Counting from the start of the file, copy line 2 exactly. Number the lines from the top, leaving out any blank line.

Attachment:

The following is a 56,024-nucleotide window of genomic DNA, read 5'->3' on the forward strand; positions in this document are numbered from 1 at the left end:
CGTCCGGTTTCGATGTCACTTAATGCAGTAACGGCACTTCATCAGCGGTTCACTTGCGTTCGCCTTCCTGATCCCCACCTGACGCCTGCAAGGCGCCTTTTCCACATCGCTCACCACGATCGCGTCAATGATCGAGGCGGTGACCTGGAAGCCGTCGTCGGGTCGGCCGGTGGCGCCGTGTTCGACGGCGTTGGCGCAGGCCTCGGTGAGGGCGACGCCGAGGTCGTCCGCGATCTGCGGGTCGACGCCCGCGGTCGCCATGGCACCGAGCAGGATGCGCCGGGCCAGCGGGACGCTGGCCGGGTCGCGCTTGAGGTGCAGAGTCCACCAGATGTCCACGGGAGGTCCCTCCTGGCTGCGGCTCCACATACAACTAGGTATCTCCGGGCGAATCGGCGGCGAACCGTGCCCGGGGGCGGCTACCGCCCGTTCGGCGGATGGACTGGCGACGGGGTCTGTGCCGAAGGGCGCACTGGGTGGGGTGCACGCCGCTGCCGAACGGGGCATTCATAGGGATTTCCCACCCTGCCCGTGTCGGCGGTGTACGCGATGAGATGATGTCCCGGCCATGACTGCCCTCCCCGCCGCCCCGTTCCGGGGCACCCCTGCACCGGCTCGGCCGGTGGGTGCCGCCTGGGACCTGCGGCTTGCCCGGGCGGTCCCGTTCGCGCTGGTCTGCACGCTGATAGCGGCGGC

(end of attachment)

CGTCCGGTTTCGATGTCACTTAATGCAGTAACGGCACTTCATCAGCGGTTCACTTGCGTTCGCCTTCCTGATCCCCACCTGACGCCTGCAAGGCGCCTTTTCCACATCGCTCACCACGATCGCGTCAATGATCGAGGCGGTGACCTGGAAGCCGTCGTCGGGTCGGCCGGTGGCGCCGTGTTCGACGGCGTTGGCGCAGGCCTCGGTGAGGGCGACGCCGAGGTCGTCCGCGATCTGCGGGTCGACGCCCGCGGTCGCCATGGCACCGAGCAGGATGCGCCGGGCCAGCGGGACGCTGGCCGGGTCGCGCTTGAGGTGCAGAGTCCACCAGATGTCCACGGGAGGTCCCTCCTGGCTGCGGCTCCACATACAACTAGGTATCTCCGGGCGAATCGGCGGCGAACCGTGCCCGGGGGCGGCTACCGCCCGTTCGGCGGATGGACTGGCGACGGGGTCTGTGCCGAAGGGCGCACTGGGTGGGGTGCACGCCGCTGCCGAACGGGGCATTCATAGGGATTTCCCACCCTGCCCGTGTCGGCGGTGTACGCGATGAGATGATGTCCCGGCCATGACTGCCCTCCCCGCCGCCCCGTTCCGGGGCACCCCTGCACCGGCTCGGCCGGTGGGTGCCGCCTGGGACCTGCGGCTTGCCCGGGCGGTCCCGTTCGCGCTGGTCTGCACGCTGATAGCGGCGGC